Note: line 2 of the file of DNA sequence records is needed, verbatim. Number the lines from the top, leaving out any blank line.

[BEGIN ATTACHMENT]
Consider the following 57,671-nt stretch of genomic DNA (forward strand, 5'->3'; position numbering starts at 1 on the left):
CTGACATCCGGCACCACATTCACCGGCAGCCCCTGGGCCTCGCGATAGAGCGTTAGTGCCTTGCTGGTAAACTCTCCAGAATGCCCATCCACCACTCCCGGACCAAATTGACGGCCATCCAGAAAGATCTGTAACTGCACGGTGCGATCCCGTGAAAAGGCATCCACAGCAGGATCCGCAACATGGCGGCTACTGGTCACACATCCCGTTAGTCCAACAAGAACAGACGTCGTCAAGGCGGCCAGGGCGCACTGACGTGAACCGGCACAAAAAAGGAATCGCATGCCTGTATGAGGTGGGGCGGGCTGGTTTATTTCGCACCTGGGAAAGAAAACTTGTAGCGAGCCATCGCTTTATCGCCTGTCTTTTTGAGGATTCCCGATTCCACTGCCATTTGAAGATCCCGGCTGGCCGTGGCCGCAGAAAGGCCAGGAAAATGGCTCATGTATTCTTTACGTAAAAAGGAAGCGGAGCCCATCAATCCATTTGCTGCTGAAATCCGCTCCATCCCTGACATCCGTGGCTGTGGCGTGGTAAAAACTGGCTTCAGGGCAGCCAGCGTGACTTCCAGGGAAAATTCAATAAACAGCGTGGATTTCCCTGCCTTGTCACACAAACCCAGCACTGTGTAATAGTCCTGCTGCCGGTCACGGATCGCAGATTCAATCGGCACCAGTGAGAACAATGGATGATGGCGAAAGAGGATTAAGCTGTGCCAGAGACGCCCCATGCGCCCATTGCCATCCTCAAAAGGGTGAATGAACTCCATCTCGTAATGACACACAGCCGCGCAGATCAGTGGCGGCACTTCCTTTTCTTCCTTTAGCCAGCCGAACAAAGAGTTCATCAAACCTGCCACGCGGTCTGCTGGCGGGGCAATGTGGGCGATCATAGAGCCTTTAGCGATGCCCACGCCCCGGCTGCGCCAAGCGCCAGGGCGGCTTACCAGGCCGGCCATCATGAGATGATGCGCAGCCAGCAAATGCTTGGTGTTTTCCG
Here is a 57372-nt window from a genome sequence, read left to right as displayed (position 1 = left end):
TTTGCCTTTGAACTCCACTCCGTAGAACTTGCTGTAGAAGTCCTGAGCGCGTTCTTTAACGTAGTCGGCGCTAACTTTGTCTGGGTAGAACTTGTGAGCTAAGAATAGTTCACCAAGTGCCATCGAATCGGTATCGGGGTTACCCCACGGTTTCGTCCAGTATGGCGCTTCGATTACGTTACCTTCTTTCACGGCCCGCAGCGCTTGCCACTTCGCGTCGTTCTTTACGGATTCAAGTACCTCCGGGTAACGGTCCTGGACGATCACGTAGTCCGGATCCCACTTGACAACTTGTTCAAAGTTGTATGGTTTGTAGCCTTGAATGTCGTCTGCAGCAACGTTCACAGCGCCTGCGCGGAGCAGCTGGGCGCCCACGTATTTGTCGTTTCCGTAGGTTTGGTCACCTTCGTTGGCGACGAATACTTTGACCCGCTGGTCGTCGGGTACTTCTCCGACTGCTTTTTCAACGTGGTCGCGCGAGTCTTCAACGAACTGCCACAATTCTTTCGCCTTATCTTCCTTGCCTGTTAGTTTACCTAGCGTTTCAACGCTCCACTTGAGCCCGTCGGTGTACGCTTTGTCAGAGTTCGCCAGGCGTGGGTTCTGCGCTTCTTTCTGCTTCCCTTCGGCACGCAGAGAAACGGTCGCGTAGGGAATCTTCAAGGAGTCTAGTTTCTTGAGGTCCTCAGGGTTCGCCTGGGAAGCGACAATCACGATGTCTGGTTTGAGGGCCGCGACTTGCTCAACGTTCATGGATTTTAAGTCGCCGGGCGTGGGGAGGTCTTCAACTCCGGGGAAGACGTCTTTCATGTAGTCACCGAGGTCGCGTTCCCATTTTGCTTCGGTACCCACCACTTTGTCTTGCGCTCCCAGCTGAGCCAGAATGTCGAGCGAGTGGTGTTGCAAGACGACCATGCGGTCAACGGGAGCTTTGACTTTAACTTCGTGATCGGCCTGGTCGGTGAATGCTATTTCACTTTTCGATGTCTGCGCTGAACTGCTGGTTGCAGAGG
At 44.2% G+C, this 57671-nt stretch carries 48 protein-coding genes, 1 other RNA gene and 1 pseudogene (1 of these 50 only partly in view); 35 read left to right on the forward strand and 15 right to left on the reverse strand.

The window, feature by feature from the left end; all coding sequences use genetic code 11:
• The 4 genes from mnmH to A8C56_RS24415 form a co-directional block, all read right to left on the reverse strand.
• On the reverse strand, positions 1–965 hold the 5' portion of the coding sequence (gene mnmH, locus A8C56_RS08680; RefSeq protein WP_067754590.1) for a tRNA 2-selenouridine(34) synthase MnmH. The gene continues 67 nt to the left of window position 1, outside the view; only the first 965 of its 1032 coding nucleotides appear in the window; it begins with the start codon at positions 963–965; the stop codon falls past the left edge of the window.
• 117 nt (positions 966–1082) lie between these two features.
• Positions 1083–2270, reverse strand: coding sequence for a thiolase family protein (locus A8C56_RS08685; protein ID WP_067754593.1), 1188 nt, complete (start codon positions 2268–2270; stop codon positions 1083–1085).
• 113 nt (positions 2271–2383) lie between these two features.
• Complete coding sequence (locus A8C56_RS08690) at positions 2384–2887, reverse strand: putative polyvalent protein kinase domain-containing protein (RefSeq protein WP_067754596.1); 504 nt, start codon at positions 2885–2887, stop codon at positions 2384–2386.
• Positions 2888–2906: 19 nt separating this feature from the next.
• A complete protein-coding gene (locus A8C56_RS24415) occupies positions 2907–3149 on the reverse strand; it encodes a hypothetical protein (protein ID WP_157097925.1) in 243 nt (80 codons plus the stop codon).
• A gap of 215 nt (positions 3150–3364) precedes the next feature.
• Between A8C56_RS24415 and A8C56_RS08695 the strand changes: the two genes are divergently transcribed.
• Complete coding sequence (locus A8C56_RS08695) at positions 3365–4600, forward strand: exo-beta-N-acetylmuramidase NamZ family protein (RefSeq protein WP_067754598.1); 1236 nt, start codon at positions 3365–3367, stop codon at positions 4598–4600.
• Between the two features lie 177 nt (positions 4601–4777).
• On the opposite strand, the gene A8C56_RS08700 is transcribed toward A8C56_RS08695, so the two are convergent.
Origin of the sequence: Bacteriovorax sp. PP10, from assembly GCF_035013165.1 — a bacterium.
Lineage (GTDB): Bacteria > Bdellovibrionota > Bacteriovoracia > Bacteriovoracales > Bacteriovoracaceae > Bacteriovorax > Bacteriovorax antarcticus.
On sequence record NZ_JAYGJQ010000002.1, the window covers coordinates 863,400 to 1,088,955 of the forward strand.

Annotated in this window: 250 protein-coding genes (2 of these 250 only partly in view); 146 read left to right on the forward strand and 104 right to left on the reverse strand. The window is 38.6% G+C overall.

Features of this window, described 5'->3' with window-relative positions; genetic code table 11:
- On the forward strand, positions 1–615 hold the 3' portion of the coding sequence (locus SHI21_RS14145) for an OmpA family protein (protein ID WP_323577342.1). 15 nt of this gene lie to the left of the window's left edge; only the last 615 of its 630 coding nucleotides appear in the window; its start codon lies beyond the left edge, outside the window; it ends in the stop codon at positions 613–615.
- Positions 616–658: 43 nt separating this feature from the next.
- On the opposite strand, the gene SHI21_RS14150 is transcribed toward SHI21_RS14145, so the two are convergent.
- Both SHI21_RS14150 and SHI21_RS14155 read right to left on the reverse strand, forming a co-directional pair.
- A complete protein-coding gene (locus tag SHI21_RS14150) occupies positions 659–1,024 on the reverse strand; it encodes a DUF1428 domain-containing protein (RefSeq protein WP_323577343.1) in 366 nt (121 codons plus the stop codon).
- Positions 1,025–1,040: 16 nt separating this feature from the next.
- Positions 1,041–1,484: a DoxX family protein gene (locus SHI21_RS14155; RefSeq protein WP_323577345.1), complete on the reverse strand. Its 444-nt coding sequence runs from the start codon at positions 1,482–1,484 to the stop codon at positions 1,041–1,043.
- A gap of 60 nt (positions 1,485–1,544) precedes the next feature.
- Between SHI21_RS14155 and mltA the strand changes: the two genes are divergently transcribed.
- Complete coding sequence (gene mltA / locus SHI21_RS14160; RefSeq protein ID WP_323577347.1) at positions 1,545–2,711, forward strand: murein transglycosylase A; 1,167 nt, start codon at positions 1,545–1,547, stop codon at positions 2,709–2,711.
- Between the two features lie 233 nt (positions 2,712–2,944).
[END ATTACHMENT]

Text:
CTGACATCCGGCACCACATTCACCGGCAGCCCCTGGGCCTCGCGATAGAGCGTTAGTGCCTTGCTGGTAAACTCTCCAGAATGCCCATCCACCACTCCCGGACCAAATTGACGGCCATCCAGAAAGATCTGTAACTGCACGGTGCGATCCCGTGAAAAGGCATCCACAGCAGGATCCGCAACATGGCGGCTACTGGTCACACATCCCGTTAGTCCAACAAGAACAGACGTCGTCAAGGCGGCCAGGGCGCACTGACGTGAACCGGCACAAAAAAGGAATCGCATGCCTGTATGAGGTGGGGCGGGCTGGTTTATTTCGCACCTGGGAAAGAAAACTTGTAGCGAGCCATCGCTTTATCGCCTGTCTTTTTGAGGATTCCCGATTCCACTGCCATTTGAAGATCCCGGCTGGCCGTGGCCGCAGAAAGGCCAGGAAAATGGCTCATGTATTCTTTACGTAAAAAGGAAGCGGAGCCCATCAATCCATTTGCTGCTGAAATCCGCTCCATCCCTGACATCCGTGGCTGTGGCGTGGTAAAAACTGGCTTCAGGGCAGCCAGCGTGACTTCCAGGGAAAATTCAATAAACAGCGTGGATTTCCCTGCCTTGTCACACAAACCCAGCACTGTGTAATAGTCCTGCTGCCGGTCACGGATCGCAGATTCAATCGGCACCAGTGAGAACAATGGATGATGGCGAAAGAGGATTAAGCTGTGCCAGAGACGCCCCATGCGCCCATTGCCATCCTCAAAAGGGTGAATGAACTCCATCTCGTAATGACACACAGCCGCGCAGATCAGTGGCGGCACTTCCTTTTCTTCCTTTAGCCAGCCGAACAAAGAGTTCATCAAACCTGCCACGCGGTCTGCTGGCGGGGCAATGTGGGCGATCATAGAGCCTTTAGCGATGCCCACGCCCCGGCTGCGCCAAGCGCCAGGGCGGCTTACCAGGCCGGCCATCATGAGATGATGCGCAGCCAGCAAATGCTTGGTGTTTTCCG